The Queen doesn’t tell Prince Phillip to bugger off, but she does say that MI5 – the British counterintelligence service – would know if that was true, stopping his election in its tracks.
“Unless they never expected him to get this far,” the prince replies. “No one did.”
It cannot be a narrative accident that one of television’s most critically acclaimed shows did a ripped-from-the-headlines reference to the 2016 presidential election of Donald Trump, who is still dogged by allegations that he is a Russian agent.
But the story line isn’t just a riff on Trump’s election. In keeping with the show’s gripping use of history to personalize the Queen and other royals, the episode exposes rumors and fears of betrayal among British government officials and leaders, including Winston Churchill.
Those fears publicly emerged a decade ago in The Defence of the Realm, an authorized history of MI5 by historian Christopher Andrew. The agency kept a file on Wilson throughout his years as prime minister, fearing that his previous ties to Eastern European businessmen and shady KGB affiliates left him exposed to bribery or worse.
When the revelations emerged in 2009, the historian told the Times of London “that Wilson was the only serving prime minister to have a permanent Security Service file.”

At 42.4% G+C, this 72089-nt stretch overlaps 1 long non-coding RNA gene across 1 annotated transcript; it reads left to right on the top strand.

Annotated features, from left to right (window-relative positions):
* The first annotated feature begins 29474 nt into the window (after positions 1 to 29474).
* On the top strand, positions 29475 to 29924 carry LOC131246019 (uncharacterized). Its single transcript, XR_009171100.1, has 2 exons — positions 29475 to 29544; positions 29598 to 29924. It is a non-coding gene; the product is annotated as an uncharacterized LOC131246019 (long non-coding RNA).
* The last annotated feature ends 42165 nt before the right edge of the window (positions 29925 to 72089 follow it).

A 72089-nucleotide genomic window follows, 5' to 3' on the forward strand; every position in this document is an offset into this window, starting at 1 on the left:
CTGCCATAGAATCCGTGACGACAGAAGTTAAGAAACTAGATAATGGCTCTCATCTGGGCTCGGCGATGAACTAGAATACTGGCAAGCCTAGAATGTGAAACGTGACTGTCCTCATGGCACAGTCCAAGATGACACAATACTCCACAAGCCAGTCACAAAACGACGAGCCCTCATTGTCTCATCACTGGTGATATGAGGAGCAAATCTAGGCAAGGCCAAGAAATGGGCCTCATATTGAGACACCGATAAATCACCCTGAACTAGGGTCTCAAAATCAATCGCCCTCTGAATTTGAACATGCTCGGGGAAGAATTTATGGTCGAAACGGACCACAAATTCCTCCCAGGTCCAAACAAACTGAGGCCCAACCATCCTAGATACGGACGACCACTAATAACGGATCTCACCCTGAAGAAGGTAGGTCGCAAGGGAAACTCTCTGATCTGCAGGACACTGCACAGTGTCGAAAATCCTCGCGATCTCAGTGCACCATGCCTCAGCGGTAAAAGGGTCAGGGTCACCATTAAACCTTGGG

Sometimes, history really sounds familiar.
Anyway, Wilson was cleared by both the MI5 and the show’s writers, who use the episode to tell the startling story of a real-life Russian mole on the queen’s staff.
His name: Anthony Blunt.
His palace job: surveyor of the queen’s art.
His spy job: member of the Cambridge Five, a spy-ring that included British intelligence agent Kim Philby, considered one of the most devastating double-agents in history.
Blunt was turned by the Soviets in the 1930s, then went on to work for MI5 during World War II, passing along still undisclosed secrets.
While compressing some aspects of his story, the show accurately depicts the bizarre circumstances of his unmasking.
After American authorities are tipped off about him, they tip off their British counterparts, who decide – with the Queen’s apparent blessing – to extract a confession and, in an effort to avoid embarrassment, keep the entire sordid affair secret.
Blunt even goes on working as an art historian – on the show and in real life.
What The Crown doesn’t reveal is what happened 15 years later, when Blunt’s identity as a spy was revealed by John Boyle, a Scottish journalist, in his book The Climate of Treason.
Blunt held a news conference more or less admitting his betrayal. Minister Margaret Thatcher appeared before Parliament and officially disclosed Blunt’s identity.
Her dramatic comments stunned the country and helped solidify the nickname given to her by the Soviets – “The Iron Lady.”
“There is no doubt that British interests were seriously damaged by his activities,” Thatcher said.
Thatcher even detailed what the Queen knew (seemingly all of it) and when (as soon as the government knew).
“The queen’s private secretary asked what action the Queen was advised to take if Blunt confessed,” Thatcher said. “He was told that the Queen was advised to take no action.”
She didn’t – not then, and not on Netflix.